Last Updated: Friday - 09/24/2010
Week of February 20, 2006
The bells toll because of Emile's gift
Esquipulas parishioners can hear the Church calling because of a farmer's generous heart
A Missionary's Musings
By FR. JACQUES JOHNSON
Two of the 70 communities of the parish of Chicam n in Guatemala, Central America are San Pablo Pajuil and Esquipulas Pajuil. Initially they were one community.
But as often happens, division shows its ugly face. Jealousies crop up, a neighbour is offended, a daughter gets pregnant and before you know it, the war is on. Not the kind of war that kills people, but one that strikes a death blow to relationships.
So some people packed up their limited belongings and moved across the creek. Even brothers and sisters became enemies . . . sort of.
San Pablo Pajuil and Esquipulas Pajuil became two separate communities. Instead of one church, now two churches serve the same population. They are large churches and most times when I celebrated Mass in either community, the church was full.
Now there are Esquipulas people who don't attend church there. They'd rather attend at Pajuil. And there are people living in Pajuil who prefer to attend services in Esquipulas. The pattern of division and distrust is still at work.
One difference between the two churches is that Pajuil has a bell on top of its church. Esquipulas' church doesn't have a bell, but some of the people there want one very much.
So one day, after celebrating Mass at Esquipulas, I was approached by three young men who had a request: Could I buy them a bell for their church? "You appear to have done quite well without a bell all these years. What's the compelling reason for this request?" I asked.
They were quite candid: "Pajuil has one and we want one."
They had been at Coban, one of the largest communities in Guatemala, and discovered a bell manufacturer there. They saw a bell that attracted their attention: it was three feet high, weighed 118 pounds and the cost was only 40,000 quetzals or $6,000 Canadian.
They wanted me to buy that bell for their community. The major benefit would be that they would have a much larger bell than Pajuil. I asked them where they would hang the bell. They would build a tower for it. Who would pay for the tower? "Well, you of course," they said.
I told them we did not have that kind of money and that our priority is to support six communities who are each in the process of building a church. I told them that for the cost of that bell we could provide the material to build a whole church.
I told them that their attitude to their neighbouring community wasn't Christian and that I'd have nothing to do with their project of securing a bell. Case closed!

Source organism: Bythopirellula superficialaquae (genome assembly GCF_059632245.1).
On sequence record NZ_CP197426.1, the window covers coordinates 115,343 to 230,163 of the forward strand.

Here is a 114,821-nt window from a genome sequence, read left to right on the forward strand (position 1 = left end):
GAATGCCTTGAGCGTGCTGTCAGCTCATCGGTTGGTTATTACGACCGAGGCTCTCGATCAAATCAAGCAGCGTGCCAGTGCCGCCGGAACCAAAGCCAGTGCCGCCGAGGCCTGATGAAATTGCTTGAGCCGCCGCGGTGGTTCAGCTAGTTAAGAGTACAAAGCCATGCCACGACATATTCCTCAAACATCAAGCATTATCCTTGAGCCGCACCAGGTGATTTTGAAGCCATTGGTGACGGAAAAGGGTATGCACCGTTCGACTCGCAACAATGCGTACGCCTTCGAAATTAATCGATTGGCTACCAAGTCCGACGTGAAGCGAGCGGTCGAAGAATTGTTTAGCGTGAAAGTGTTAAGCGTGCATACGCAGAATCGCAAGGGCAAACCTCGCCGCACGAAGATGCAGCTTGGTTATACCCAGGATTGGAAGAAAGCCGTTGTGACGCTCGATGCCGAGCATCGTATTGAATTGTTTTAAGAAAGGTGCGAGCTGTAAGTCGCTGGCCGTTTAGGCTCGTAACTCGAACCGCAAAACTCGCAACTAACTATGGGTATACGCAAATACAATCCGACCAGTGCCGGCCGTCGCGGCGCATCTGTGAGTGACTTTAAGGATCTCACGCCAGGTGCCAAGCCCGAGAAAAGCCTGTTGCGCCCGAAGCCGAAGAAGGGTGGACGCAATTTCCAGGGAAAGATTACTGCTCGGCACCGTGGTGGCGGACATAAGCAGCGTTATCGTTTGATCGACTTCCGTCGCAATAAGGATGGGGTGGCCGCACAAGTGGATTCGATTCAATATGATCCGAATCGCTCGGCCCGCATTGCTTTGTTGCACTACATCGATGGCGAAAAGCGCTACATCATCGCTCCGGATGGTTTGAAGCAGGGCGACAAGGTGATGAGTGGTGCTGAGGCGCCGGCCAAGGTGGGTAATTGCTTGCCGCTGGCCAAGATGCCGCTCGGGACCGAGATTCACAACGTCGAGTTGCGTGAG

Or so I thought.
A few months later, a delegation of three men from Esquipulas came to Chicam n to meet with me. These were older men who appeared to be in their 40s and all were members of their community council.
After the usual courtesies, they came to the point: They needed a church bell. I cut them off, telling them that I'd been there before.
They recognized that the younger group who had approached me was wrong in how they dealt with the issue. The main reason a bell would be useful is because the people are poor and cannot afford clocks or watches. They hold several activities at the church such as Bible study, catechism classes, preparation for various sacraments, gatherings of women.
People, not knowing what time it is, don't know when these important activities are taking place. The bell would remind them of these activities.
This more mature, sensitive approach to a real need led me to change my mind.
Now, where was I to find a bell and the money to purchase it? It just so happened that I was in Canada in December. I was visiting my brother Emile - farmer by profession and collector extraordinaire by vocation. I spent a day sharing my missionary experiences with him and his wife Lorraine.
I mentioned the bell issue with the community of Esquipulas. After sharing awhile, we took a break and Emile disappeared momentarily. He returned with a brand new 27 kg church bell, all wrapped up and ready to go to Guatemala as part of my baggage. It went through the X-ray machine at the Edmonton airport and was allowed to fly.
The first opportunity I had, I went to Esquipulas to bring the bell to the people. After an hour-long drive, I got to Beleju, a large centre in our parish. I forgot that it was Friday, market day for this community, so that the one road through the community was blocked by merchants of all sizes and colours. One thing was certain: I could not go through to Esquipulas for the next four or five hours.
Then I bumped into a few people of Esquipulas, among them members of the community council who had asked me for the bell. They were so happy when I opened the cardboard box in the back of my pickup, they decided to take the bell to their community immediately.
One of the counsellors tied the box containing the bell to his forehead and, bending forward the way men do when they carry huge bags of beans or corn on their back, began walking. I walked at his side for an hour and a half. When we arrived at the church, we assembled the six or seven pieces and got the bell functioning.
All that remained was to hook it up inside the church steeple.
The following day Father Sergio, our pastor, went to celebrate Sunday Mass at Esquipulas. Returning, he informed me that he had blessed the bell that was hooked up in the bell tower of the church and that it was ringing beautifully.
He also "baptized" the bell giving it the name of Lorraine in honour of my sister-in-law, (Emile's wife) who is presently struggling with her health.
I told the Esquipulas people about her and they promised they would pray for her. I know they will. And so will I.
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